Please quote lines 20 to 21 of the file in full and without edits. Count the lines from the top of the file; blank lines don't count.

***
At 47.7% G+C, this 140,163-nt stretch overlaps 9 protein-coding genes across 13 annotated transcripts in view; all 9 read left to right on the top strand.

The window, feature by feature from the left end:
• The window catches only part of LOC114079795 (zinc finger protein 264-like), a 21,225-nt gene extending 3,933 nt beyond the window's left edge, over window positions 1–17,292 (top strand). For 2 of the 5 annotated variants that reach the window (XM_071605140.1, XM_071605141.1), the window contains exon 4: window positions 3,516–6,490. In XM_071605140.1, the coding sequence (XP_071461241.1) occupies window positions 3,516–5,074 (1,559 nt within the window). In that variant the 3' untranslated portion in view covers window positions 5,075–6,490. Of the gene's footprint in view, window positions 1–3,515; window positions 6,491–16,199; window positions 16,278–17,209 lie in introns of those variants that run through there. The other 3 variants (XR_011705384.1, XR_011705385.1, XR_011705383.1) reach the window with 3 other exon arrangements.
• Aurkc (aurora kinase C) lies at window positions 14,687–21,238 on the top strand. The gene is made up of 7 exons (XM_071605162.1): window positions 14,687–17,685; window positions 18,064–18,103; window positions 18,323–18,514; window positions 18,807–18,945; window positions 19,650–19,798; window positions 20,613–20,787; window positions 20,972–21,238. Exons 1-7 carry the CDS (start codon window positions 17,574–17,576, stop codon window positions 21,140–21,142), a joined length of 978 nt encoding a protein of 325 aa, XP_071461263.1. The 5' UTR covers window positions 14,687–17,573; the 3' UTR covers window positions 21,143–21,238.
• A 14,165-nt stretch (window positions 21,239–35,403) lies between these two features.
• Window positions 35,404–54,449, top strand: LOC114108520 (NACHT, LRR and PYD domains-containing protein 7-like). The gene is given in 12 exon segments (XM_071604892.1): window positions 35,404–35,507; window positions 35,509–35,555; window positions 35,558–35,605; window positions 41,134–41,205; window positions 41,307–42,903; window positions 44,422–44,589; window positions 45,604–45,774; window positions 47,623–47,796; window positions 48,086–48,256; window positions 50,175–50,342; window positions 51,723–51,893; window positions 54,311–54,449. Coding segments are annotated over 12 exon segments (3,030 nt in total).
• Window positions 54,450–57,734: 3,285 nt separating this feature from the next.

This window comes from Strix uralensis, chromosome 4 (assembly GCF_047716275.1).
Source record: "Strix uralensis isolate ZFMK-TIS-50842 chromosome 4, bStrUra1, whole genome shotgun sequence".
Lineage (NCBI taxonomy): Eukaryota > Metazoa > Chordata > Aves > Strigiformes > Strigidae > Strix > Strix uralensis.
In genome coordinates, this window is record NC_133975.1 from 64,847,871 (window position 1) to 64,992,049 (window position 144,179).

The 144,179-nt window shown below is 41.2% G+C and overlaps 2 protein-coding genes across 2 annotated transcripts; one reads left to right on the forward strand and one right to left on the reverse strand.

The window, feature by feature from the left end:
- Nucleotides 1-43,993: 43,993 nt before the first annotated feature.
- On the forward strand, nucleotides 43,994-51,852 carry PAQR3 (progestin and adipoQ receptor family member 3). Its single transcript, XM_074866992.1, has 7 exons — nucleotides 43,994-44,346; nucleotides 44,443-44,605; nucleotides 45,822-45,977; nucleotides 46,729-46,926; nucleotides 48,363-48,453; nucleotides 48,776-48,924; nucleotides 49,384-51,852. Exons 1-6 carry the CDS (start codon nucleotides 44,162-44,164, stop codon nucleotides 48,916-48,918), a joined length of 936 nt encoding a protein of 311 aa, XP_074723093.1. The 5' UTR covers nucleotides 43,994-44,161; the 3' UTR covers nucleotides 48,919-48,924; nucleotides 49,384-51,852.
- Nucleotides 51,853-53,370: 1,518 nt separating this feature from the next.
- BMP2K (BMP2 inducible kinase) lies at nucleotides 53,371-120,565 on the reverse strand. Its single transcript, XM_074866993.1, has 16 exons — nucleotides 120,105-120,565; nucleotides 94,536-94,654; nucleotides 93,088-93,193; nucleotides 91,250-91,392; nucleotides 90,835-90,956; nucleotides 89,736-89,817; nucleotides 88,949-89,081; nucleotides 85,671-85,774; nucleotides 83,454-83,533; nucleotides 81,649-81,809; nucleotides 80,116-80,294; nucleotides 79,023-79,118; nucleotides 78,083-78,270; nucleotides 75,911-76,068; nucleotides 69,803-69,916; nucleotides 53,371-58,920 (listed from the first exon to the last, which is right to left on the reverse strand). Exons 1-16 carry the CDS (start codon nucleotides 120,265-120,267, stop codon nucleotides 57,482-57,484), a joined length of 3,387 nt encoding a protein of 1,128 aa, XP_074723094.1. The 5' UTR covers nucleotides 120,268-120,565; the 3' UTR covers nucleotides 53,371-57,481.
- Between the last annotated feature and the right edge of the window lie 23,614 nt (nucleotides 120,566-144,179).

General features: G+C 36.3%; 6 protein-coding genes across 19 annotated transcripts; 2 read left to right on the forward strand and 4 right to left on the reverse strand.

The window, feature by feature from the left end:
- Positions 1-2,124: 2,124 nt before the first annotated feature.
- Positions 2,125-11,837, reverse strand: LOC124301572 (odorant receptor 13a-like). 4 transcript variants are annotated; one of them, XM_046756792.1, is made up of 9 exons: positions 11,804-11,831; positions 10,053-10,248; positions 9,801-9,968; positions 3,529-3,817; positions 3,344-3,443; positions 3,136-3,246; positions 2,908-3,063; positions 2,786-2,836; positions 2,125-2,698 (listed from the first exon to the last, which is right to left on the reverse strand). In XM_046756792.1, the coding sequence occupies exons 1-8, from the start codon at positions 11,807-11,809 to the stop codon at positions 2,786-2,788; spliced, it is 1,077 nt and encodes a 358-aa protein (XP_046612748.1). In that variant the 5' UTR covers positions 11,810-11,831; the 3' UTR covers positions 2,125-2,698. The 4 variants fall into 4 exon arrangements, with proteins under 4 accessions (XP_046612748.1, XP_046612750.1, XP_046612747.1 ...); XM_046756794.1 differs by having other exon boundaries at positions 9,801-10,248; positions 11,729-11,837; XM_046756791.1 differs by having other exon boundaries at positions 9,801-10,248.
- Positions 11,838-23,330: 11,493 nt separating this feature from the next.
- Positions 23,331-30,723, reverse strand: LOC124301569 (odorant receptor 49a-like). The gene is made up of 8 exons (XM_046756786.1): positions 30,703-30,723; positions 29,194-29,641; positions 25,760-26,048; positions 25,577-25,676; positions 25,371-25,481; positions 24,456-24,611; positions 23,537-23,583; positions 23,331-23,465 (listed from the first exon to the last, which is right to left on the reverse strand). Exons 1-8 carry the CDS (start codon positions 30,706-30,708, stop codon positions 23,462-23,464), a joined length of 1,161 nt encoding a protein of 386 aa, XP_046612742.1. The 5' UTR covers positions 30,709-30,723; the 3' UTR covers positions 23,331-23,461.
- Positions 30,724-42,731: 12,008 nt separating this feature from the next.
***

The window, feature by feature from the left end:
- Positions 1-2,124: 2,124 nt before the first annotated feature.